In a short Q/A piece at the end of his recent novel ‘The Old Religion’ Martyn Waites suggests that “Brexit is the worst thing to happen to this country in my lifetime. And crime fiction should absolutely be discussing it.” One suspects this is something that Ian Sansom would agree with, for certainly ‘The Sussex Murder’ pulls on these points within the context of historical 1930s threads. To be fair, anything that casts a net back to the 1930s as a means of mirroring contemporary developments with regards rise of right wing extremism almost writes itself, which is itself quite terrifying, and one rather suspects that Sansom had this in mind when starting the series. Which either makes him remarkably prescient or a gifted historian, although perhaps there is an argument that says this amounts to the same thing.

On the subject of history, it is as vehicles for localised historical trivia that The County Guides novels really do excel. There is certainly a sense as the series unfolds that what Sansom is actually doing is writing these fictional guides into reality. Or writing realities into fiction, whichever makes most sense. Sansom has always been very strong at conjuring a sense of place, making one believe that his writing is rooted in the geography and detail of wherever his stories happen to be set. In ‘The Sussex Murder’ however he begins to unpick this imagined reality and reveals something of a process driven illusion behind it. It’s like Springsteen at the start of his Broadway shows. “I made it all up!”

It is not uncommon for me to read acknowledgements pages in books, and those in Sansom’s books are always a treat. They remind me very much of the rear cover of a fanzine I wrote back in the murky mists of time in which I refused to list ‘contents’ and instead listed ‘references’. It was all rather perversely or stupidly obdurate of me, but what else should a young fanzine writer be after all? Not that it made much difference in terms of limiting the audience, for it was at a time when all I could afford to do was photocopy ten copies for friends, all of whom were a relatively captive audience. Still, I believe there is something intrinsically thrilling about reading lists of reference points, not least because they are potential sources of connectivity pulse beats. Fragmentary (and ultimately illusory) connectivity, yes of course, but such is the nature of our cultural lives, and surely this is something to celebrate not denigrate.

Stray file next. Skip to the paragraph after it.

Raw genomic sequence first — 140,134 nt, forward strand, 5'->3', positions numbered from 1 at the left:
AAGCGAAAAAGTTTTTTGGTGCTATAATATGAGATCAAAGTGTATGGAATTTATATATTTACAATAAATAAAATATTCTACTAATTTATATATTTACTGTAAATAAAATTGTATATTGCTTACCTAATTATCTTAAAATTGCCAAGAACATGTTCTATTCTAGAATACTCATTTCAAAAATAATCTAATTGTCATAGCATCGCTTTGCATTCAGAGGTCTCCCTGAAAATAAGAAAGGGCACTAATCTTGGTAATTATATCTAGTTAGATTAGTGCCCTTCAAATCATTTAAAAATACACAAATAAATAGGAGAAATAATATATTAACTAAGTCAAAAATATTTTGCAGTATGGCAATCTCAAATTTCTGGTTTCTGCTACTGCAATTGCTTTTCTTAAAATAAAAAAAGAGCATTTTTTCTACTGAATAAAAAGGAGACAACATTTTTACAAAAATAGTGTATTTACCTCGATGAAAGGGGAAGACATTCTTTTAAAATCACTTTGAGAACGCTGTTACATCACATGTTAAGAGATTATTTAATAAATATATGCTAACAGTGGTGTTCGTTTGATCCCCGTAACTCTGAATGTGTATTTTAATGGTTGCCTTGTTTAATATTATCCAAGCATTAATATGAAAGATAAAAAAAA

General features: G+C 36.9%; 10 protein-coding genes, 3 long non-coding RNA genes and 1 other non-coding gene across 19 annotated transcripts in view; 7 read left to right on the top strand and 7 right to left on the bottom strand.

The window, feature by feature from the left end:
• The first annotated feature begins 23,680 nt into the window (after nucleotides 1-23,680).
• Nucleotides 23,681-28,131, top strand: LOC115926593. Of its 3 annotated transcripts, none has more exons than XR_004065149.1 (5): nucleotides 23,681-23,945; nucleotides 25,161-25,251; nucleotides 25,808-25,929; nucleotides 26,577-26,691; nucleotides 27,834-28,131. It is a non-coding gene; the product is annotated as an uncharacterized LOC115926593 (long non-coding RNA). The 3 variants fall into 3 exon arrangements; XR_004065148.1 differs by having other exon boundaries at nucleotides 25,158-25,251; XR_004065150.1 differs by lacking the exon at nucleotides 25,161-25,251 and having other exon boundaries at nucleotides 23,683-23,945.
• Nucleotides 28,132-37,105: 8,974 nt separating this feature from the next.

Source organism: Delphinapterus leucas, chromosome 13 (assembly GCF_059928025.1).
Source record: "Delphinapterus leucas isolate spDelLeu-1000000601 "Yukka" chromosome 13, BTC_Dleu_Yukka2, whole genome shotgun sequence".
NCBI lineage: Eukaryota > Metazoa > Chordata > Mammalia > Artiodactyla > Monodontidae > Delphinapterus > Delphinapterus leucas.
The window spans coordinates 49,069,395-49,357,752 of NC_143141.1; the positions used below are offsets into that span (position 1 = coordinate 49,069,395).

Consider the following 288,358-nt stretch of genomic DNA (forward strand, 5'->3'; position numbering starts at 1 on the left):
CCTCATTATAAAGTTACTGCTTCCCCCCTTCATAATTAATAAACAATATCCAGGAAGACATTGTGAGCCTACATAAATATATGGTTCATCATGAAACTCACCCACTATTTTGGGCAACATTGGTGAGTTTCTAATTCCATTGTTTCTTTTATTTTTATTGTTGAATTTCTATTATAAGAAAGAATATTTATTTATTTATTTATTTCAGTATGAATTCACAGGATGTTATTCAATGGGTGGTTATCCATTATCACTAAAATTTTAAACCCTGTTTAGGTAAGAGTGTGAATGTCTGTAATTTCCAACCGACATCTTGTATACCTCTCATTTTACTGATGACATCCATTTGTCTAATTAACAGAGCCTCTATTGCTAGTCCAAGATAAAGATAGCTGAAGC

Ian Sansom’s list of acknowledgements is certainly a source of such connectivity. It is a list of names and references where one finds oneself shouting ‘yes!’ Just like that Larkin line about Bechet:
“On me your voice falls as they say love should,
Like an enormous yes.”

So there is, to take at random: Wes Anderson. Yes! Beth Chatto. Yes! Chas Hodges. Yes! Sean Hughes. Yes! Mark Pawson. Hell yes! Dominic Sandbrook… oh wait, hang on, I’ll substitute Andy Beckett there if I may.

And then there is ‘Swagger’. In a moment of personal interpretation I suggest to Sansom in an email that this may perhaps be a reference to the Blue Aeroplanes album, to which he responds that it isn’t but goes on to thank me for reminding him of the record. Yet if it had been it would not be entirely out of place, for it is a record that is, like Sansom’s ‘County Guides’ series, simultaneously of its time, out of time and timeless.